|History: A few US images of the prostate.|
Diagnostic indications include the following:
|Discussion: The adult prostate is a chestnut-shaped organ enveloped in a fibrous capsule. The base of the prostate is attached to the bladder neck, and the apex is fixed to the urogenital diaphragm. |
The prostatic urethra traverses the gland. The verumontanum is a longitudinal ridge in the prostatic apex on which the ejaculatory ducts open.
The prostate is related superiorly and posteriorly to the seminal vesicles.
The ampullae of the vas deferens run medial to the seminal vesicles along the posterior surface of the prostate.
Anteriorly, the fibrous capsule thickens at the level of the apex to form puboprostatic ligaments, which attach the prostate to the back of the symphysis pubis.
According to the classic work by McNeal, the prostatic urethra is the main reference point of the prostate that divides the gland into an anterior fibromuscular stroma and a posterior glandular organ. The urethra angulates 35° anteriorly in the proximal portion of the prostate. The ejaculatory ducts run in the same plane as the distal prostatic urethra to join the verumontanum. Lowsley's concept of a 5-lobed prostate has been replaced by McNeal's concept of zonal architecture.
The prostate has 4 glandular zones, each with their own ductal system. The peripheral zone, transition zone, and periurethral glands have similar histological appearance and are derived from the urogenital sinus. However, the central zone is histologically distinct and is derived from mesonephric tissues (ie, wolffian tissue).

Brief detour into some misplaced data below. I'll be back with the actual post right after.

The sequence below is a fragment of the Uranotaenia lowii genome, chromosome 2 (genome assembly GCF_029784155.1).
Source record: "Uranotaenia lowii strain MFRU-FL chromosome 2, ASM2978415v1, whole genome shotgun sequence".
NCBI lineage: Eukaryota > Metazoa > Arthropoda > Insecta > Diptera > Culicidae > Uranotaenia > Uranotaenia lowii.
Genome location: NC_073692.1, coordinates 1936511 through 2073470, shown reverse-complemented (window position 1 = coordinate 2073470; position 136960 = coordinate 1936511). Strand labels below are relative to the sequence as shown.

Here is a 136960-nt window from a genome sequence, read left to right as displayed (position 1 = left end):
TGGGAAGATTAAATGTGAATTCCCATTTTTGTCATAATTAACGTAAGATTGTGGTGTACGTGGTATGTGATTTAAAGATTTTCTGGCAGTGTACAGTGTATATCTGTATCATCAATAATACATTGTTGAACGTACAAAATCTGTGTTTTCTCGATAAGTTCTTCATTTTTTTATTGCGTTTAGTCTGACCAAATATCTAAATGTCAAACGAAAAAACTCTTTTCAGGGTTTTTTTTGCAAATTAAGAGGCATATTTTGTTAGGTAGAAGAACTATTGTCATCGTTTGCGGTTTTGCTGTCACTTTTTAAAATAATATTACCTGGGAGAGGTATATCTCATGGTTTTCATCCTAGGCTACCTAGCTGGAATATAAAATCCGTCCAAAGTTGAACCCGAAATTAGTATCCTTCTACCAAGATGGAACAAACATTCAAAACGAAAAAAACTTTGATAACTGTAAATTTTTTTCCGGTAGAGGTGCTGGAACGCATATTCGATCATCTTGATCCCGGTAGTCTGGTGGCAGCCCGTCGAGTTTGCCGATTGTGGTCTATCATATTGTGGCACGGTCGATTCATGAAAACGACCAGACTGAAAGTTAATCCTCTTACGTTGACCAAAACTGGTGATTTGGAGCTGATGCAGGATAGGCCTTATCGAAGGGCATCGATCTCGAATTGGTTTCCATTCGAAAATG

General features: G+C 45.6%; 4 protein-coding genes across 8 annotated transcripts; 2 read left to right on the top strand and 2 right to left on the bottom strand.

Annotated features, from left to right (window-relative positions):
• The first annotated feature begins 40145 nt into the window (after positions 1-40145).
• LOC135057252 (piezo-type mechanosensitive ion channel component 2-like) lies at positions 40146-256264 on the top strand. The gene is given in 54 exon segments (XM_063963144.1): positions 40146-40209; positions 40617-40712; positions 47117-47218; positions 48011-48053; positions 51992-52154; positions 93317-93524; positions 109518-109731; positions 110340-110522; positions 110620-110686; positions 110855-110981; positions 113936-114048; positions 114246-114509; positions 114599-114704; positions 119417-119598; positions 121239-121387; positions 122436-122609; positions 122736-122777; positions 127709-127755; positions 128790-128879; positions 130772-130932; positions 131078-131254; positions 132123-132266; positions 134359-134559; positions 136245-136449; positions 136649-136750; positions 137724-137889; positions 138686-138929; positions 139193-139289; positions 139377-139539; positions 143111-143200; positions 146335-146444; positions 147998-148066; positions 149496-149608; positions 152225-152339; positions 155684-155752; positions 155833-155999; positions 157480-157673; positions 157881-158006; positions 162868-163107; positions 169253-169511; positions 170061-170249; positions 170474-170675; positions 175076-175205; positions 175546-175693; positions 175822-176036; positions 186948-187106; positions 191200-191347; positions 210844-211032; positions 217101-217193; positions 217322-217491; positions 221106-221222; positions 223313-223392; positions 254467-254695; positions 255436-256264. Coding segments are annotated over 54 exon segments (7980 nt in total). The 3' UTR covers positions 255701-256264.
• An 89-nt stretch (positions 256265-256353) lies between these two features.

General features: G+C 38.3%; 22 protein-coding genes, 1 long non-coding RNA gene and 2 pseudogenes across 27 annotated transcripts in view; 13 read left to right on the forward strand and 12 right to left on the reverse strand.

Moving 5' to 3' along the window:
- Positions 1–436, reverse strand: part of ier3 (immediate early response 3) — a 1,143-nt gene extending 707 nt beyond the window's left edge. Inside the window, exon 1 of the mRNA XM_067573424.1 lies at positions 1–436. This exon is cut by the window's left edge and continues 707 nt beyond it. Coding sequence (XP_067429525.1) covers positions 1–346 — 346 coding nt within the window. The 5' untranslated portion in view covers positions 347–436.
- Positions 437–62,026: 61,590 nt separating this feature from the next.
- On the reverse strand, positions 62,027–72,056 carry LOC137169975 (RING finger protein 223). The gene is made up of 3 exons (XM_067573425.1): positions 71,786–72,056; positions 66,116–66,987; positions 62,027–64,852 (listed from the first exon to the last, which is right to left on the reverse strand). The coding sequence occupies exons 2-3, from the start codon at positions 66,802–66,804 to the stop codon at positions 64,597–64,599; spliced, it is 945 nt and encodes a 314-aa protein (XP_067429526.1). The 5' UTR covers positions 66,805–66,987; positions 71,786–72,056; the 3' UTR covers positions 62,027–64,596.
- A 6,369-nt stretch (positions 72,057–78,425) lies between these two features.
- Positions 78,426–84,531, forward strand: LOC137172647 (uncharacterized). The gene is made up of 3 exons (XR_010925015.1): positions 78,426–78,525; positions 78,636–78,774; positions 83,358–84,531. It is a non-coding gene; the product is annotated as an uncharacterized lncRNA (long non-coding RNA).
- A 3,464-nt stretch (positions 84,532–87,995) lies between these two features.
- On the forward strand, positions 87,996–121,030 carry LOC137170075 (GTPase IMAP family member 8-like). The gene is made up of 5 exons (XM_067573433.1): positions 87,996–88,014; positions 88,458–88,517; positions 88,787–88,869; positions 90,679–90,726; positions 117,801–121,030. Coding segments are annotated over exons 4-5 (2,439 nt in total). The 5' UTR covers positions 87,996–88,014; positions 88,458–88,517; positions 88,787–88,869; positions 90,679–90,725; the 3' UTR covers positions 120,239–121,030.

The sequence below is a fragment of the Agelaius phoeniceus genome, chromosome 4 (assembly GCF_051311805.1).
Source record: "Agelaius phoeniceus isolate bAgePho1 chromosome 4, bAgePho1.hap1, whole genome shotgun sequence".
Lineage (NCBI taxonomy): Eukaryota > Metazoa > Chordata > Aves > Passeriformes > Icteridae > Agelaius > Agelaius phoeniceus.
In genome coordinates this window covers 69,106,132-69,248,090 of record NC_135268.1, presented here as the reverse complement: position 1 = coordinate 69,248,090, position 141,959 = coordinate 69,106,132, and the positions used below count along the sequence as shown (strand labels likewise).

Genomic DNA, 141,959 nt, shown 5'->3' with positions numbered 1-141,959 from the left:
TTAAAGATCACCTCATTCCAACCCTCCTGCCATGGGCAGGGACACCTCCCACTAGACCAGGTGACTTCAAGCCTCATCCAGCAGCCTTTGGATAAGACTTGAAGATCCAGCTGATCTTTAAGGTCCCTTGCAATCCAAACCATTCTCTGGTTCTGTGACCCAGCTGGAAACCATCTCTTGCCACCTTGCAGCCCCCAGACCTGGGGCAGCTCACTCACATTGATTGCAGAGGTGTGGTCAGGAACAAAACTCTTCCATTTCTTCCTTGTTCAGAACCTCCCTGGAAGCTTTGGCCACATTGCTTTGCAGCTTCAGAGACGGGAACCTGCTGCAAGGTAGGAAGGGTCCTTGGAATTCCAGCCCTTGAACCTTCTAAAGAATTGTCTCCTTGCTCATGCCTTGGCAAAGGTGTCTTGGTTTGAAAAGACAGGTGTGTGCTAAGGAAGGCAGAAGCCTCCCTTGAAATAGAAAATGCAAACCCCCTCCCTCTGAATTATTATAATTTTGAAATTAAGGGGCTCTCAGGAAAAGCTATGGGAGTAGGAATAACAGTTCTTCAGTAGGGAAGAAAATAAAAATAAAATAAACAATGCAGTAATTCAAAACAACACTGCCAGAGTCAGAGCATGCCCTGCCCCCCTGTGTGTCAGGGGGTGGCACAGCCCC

The peripheral zone constitutes almost 75% of the normal prostate gland. It occupies the distal prostate gland, the area around the urethra distal to the verumontanum. The central zone constitutes 25% of the normal prostate and occupies the part of the prostate behind the proximal prostatic urethra. Approximately 5-10% of the normal prostate gland is transition zone. The transition zone lies on either side of the proximal prostatic urethra lateral to the internal sphincter.
Biopsies are best performed with a spring-driven needle core biopsy device (or biopsy gun), which can be passed through the needle guide attached to the ultrasound probe. Most instrumentation provides optimal visualization of the biopsy needle path in the sagittal plane. In general, 18-gauge needles are used, and the tips of the needles are etched with small ridges or pits to render them more echogenic. Ultrasound images should be superimposed with a ruled puncture trajectory that corresponds to the needle guide of the probe, which allows anticipation of the needle path.
The procedure is usually performed on an out-patient basis. Because of the high risk of infection prophylactic
antibiotic administration is used routinely. Different antibiotic regimens have been described. Oral antibiotics
are inexpensive, well-tolerated and effective in reducing the incidence of urinary tract infections and fever.14
The regimen we use in our institution is Ciprofloxacin 500 mg orally half an hour before the procedure and 500mg
bd for the subsequent three days. A self-administered enema on the same day of the examination facilitates visualization in a clean field although this is not routinely used.
How I do it:Ultrasound-guided transrectal biopsy of the prostate
CME Radiology 2001; 2(3):134-138
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Case Number: 10885682Last Updated: 09-16-2007 The reader is fully responsible for confirming the accuracy of this content.